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World Cup Electrified by Wind Energy

Credits: ©2010 Business Green

by James Murray, BusinessGreen - The 2010 World Cup in South Africa had plenty of firsts – first World Cup to be held in Africa, first winter World Cup in decades, first opening ceremony to feature a giant dung beetle – but it can also add energy from South Africa's first commercial wind farm to the list. Belgium-based wind farm developer Electrawinds won the race to connect its first South African wind turbine to the grid ahead of the opening ceremony on 11 June 2010. It began providing energy free of charge to the Nelson Mandela Bay Football Stadium in Port Elizabeth. The single 1.8MW Vestas V90 turbine forms part of a 45MW wind farm featuring 25 turbines that is expected to become South Africa's first commercial-scale wind farm in 2011. The turbine provides 5.7 million kWh of renewable energy per year, cutting carbon emissions by enough to offset the emissions required to fly more than 68,700 fans from London to the World Cup final in Johannesburg.


Nelson Mandela Bay Stadium Glow

Powered by wind, the five-tier Nelson Mandela Bay Stadium was built overlooking the North End Lake in the heart of the city of Port Elizabeth, South Africa. The Nelson Mandela Stadium was host to eight games during the 2010 FIFA World Cup football (soccer) tournament. ©2010 Port Elizabeth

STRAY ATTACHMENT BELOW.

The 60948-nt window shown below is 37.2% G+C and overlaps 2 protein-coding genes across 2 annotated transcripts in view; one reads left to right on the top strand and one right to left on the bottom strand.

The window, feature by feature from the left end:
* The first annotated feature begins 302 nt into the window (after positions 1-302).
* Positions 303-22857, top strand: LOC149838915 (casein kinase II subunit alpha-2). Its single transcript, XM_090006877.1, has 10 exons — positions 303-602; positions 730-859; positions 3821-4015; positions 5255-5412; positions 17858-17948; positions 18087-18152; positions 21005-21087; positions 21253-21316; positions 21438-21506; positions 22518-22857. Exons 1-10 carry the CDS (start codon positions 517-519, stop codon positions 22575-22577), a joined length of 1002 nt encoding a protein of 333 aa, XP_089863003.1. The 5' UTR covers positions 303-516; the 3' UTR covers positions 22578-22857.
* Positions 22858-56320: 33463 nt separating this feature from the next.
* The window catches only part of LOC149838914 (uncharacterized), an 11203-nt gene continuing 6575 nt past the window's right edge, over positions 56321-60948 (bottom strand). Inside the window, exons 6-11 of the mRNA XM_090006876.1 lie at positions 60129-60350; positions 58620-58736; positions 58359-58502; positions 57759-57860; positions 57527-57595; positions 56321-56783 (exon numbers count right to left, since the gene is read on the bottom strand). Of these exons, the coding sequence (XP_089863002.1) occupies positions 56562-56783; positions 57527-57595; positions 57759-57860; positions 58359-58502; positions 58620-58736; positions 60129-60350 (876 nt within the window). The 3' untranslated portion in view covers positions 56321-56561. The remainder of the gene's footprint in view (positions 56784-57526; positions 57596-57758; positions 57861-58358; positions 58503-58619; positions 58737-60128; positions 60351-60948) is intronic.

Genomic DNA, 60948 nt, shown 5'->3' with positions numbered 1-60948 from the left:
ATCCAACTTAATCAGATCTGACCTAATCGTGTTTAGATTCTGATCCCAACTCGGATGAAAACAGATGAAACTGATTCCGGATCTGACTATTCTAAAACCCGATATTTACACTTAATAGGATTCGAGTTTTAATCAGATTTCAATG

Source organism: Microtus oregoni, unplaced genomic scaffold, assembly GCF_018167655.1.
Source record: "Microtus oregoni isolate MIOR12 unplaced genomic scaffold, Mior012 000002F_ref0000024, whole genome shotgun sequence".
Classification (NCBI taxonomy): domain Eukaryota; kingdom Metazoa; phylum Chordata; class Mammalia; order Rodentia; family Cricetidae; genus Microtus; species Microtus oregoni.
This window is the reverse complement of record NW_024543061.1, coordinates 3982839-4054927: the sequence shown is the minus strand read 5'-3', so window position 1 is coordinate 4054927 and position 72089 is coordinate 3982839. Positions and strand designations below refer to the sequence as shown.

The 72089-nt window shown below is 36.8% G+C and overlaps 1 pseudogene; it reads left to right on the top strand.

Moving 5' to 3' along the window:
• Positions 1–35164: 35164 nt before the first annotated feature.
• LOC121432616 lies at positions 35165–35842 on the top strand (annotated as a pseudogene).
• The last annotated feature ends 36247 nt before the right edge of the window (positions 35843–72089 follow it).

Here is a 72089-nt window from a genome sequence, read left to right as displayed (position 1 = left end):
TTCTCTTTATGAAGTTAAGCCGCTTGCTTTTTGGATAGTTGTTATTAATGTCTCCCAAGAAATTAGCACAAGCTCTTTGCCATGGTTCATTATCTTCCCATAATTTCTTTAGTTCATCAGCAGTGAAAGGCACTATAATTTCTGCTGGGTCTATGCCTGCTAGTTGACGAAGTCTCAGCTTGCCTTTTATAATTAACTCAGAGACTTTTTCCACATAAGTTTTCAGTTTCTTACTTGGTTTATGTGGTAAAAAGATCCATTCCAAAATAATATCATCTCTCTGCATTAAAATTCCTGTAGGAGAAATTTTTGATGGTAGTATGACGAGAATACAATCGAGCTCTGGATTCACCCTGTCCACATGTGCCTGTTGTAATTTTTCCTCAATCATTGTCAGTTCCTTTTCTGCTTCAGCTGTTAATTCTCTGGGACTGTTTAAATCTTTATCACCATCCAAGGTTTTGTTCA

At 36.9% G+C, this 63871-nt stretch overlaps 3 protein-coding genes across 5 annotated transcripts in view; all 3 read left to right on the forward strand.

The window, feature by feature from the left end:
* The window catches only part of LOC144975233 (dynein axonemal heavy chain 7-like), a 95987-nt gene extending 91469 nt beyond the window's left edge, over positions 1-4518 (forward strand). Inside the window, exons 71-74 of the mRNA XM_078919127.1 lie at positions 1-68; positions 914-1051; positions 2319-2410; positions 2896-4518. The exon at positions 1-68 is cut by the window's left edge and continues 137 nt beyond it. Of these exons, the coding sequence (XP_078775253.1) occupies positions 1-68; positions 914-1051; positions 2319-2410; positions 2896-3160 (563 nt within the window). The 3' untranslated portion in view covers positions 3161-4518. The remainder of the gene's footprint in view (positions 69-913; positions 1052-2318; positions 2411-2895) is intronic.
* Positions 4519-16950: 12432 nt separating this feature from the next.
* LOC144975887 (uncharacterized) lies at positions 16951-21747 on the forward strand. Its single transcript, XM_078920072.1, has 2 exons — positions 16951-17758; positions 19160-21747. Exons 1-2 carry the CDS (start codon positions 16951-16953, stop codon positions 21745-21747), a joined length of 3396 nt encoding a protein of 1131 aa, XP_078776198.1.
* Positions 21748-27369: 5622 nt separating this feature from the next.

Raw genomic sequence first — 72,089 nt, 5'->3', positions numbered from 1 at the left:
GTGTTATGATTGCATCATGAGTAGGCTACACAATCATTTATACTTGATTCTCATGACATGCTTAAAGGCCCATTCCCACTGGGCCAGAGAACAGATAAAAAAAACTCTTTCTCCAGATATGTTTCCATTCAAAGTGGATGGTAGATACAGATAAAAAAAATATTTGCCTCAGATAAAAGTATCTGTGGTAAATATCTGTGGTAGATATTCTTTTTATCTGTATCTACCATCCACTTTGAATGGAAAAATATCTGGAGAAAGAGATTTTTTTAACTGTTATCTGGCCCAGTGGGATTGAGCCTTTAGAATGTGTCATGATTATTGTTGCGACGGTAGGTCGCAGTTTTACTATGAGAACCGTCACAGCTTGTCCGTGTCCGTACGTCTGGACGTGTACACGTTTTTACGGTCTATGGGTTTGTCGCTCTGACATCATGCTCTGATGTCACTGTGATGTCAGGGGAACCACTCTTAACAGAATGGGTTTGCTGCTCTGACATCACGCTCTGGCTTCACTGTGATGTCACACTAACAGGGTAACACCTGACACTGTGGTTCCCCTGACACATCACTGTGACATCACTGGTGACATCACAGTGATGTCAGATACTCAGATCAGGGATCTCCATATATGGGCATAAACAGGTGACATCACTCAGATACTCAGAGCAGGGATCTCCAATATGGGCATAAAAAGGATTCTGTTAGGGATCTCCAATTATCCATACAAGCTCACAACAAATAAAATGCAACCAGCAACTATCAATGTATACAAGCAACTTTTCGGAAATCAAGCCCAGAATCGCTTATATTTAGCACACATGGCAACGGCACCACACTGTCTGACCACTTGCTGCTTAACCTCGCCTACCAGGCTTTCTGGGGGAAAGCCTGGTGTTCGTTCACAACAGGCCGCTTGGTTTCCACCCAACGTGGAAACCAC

The project was supported by carbon consultancy CO2logic and earned carbon credits through the UN-backed Clean Development Mechanism (CDM) offsetting scheme.

Speaking to BusinessGreen.com, Tanguy du Monceau, managing partner at CO2logic, said it was important that the first turbine had been connected to the grid ahead of the start of the World Cup.

"The turbine was connected just eight or nine days ago and the energy is provided to FIFA for free," he said.

"The World Cup is an important event for South Africa's future and we wanted to show that renewable energy has a big part to play in that future. We wanted to show the world that it is possible to do renewable energy not just in Europe, but in Africa as well."

He added that while the project had faced a number of technical issues, including the need to import special cranes to erect the turbines, the connection of the first turbine demonstrated that it was technically feasible. The turbine provides energy for a number of group games at the stadium, including England's crucial match against Slovenia and Germany's match against Serbia.

Africa has been earmarked as a growth market for CO2logic, which has several further wind farm projects in the offing. "Currently only three per cent of CDM projects are in Africa and we are looking at bringing more projects there," said du Monceau. "We are in discussions around plans for a wind farm in Namibia and a number of other projects are also in the pipeline."



2010 FIFA World Cup Green Goals

ElectraWinds (Belgium)